Zen and Tea Ceremony in Engaku Temple, Kamakura

  • SPOT
  • Engaku Temple (Engaku-ji)

    Engaku Temple is located in the town of Kamakura, in Kanagawa Prefecture. It’s accessible by the Enoshima Dentetsu line or the Japan Rail line from Fujisawa station. Kamakura hosts numerous temples, one of the most famous housing the Kamakura Buddha statue, one of the largest in Japan. Engaku temple is closest to the station, one of the first on your way to many others.

    Templre’s history


    Author’s photo

    Engaku temple is hundreds of years old, built in the early 1200s by a Chinese monk. The temple grounds consist of several buildings, each purposed for different ceremonies and activities. Monks are still trained in and continue to practice the philosophy of Zen here to this day. After many years of training, the monks are ordained as priests and may stay at the temple or serve in other parts of the country. The temple buildings, though made almost entirely of wood, bare ornately detailed wooden carvings, uniquely tiled and arched roofs, and smooth wooden floors, many of which are covered in tatami mats. Windows open and doors slide away revealing meticulously designed gardens, framed by the doors and windows to be enjoyed in meditation and during tea ceremonies.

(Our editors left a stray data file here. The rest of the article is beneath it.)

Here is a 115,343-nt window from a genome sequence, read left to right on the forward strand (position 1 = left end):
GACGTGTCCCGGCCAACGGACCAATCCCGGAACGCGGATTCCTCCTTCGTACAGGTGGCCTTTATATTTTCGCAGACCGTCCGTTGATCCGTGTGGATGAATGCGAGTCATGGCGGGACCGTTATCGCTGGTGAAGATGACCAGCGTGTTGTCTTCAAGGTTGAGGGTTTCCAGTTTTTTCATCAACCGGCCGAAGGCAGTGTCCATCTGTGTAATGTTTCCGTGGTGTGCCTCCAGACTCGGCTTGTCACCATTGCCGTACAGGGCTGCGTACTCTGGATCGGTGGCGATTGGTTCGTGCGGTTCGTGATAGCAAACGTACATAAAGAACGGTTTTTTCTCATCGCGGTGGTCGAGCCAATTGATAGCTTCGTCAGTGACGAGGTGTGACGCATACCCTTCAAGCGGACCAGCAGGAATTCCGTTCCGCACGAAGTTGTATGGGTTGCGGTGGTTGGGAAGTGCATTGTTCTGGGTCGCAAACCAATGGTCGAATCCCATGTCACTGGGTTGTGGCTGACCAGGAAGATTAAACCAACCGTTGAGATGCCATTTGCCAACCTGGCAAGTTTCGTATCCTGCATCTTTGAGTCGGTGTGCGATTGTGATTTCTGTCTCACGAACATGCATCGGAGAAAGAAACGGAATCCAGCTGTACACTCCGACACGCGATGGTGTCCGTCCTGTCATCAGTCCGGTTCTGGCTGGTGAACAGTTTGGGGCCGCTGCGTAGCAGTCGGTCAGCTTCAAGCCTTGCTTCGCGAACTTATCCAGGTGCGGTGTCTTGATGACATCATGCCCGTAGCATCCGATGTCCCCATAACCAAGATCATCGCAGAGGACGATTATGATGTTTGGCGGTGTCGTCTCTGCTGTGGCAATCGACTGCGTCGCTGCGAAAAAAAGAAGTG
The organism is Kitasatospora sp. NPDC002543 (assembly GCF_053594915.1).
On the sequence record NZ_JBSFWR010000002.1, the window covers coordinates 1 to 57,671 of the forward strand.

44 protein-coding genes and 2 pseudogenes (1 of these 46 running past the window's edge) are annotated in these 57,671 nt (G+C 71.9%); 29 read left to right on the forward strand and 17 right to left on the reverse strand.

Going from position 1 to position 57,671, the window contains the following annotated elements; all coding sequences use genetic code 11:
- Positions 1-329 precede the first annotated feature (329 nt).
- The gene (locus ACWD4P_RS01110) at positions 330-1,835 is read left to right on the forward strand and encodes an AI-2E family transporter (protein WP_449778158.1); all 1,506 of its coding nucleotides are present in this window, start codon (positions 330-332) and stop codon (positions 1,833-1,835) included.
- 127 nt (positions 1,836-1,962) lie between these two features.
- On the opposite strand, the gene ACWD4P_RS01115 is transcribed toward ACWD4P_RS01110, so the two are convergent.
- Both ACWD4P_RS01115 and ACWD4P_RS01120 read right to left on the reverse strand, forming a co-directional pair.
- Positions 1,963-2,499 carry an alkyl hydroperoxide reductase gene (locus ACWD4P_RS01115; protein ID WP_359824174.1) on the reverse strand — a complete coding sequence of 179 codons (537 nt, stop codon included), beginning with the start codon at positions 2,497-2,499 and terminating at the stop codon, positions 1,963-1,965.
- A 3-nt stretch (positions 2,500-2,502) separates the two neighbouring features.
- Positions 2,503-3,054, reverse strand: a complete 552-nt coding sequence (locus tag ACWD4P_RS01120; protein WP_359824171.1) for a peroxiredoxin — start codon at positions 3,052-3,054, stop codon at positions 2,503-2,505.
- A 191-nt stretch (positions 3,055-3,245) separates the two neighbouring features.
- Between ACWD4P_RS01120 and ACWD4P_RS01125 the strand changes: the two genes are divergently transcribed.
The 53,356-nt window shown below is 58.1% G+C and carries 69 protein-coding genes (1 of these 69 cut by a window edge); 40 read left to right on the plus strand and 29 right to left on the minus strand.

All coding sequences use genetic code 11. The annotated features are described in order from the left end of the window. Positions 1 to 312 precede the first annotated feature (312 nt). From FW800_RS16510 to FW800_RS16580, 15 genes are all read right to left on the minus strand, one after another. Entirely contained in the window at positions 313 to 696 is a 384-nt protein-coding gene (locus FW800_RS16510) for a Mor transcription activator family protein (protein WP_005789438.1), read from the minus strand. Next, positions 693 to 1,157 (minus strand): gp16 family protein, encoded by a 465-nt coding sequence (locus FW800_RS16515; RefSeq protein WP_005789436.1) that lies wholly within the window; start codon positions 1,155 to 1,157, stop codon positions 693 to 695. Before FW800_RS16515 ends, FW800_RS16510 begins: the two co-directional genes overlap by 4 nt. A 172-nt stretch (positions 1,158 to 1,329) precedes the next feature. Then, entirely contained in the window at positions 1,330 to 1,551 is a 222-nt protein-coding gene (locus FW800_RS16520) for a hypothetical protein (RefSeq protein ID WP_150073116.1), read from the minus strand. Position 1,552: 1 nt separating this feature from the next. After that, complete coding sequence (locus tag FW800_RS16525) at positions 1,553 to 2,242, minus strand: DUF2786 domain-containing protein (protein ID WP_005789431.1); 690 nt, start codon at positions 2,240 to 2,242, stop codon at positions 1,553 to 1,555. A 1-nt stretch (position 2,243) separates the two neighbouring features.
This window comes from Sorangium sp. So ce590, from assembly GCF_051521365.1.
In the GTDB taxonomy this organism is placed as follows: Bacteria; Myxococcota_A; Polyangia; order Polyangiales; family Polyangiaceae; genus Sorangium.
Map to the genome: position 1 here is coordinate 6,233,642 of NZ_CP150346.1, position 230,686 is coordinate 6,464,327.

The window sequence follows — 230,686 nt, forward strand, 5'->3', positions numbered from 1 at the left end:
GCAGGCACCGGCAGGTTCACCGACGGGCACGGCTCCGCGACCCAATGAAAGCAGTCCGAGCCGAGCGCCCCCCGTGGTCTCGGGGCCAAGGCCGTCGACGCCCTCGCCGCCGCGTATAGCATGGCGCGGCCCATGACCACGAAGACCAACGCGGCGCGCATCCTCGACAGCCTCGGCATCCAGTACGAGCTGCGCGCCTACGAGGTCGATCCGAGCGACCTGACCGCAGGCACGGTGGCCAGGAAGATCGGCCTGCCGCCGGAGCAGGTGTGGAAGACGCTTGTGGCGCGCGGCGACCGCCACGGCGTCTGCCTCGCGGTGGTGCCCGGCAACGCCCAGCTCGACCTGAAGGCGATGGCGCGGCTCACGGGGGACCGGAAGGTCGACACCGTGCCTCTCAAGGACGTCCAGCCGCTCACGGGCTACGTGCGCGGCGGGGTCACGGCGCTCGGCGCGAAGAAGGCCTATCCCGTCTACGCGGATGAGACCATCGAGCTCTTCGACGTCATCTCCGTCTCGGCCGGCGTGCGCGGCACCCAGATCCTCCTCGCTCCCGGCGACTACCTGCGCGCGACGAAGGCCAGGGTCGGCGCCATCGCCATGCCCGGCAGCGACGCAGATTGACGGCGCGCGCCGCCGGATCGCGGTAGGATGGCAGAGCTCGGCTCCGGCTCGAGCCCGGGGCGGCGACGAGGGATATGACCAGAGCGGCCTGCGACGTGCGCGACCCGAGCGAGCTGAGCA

Traditional tea ceremony

    A tea ceremony is indeed offered here. For 1000 yen, visitors can partake as guests in the ancient tradition. A monk, skilled and practiced in the art, prepares the fresh matcha with painstaking attention to every detail, including the way he holds and lays each tool. The tea is then served with an accompanying seasonal sweet to each of the guests, who kneel in traditional Japanese style, known as seiza, on tatami mats. Each monk bows three times, once on his approaching the visitor, once upon kneeling before the visitor and placing the tea and sweet on the floor, and again upon leaving. The visitor bows three times in response to each gesture. After the tea and sweet have been enjoyed, the visitors are thanked by the monk who prepared the tea and are welcomed to admire the scroll, flower arrangement and implement at the front of the room, all selected to compliment the season and weather.

    Engakuji website *Japanese only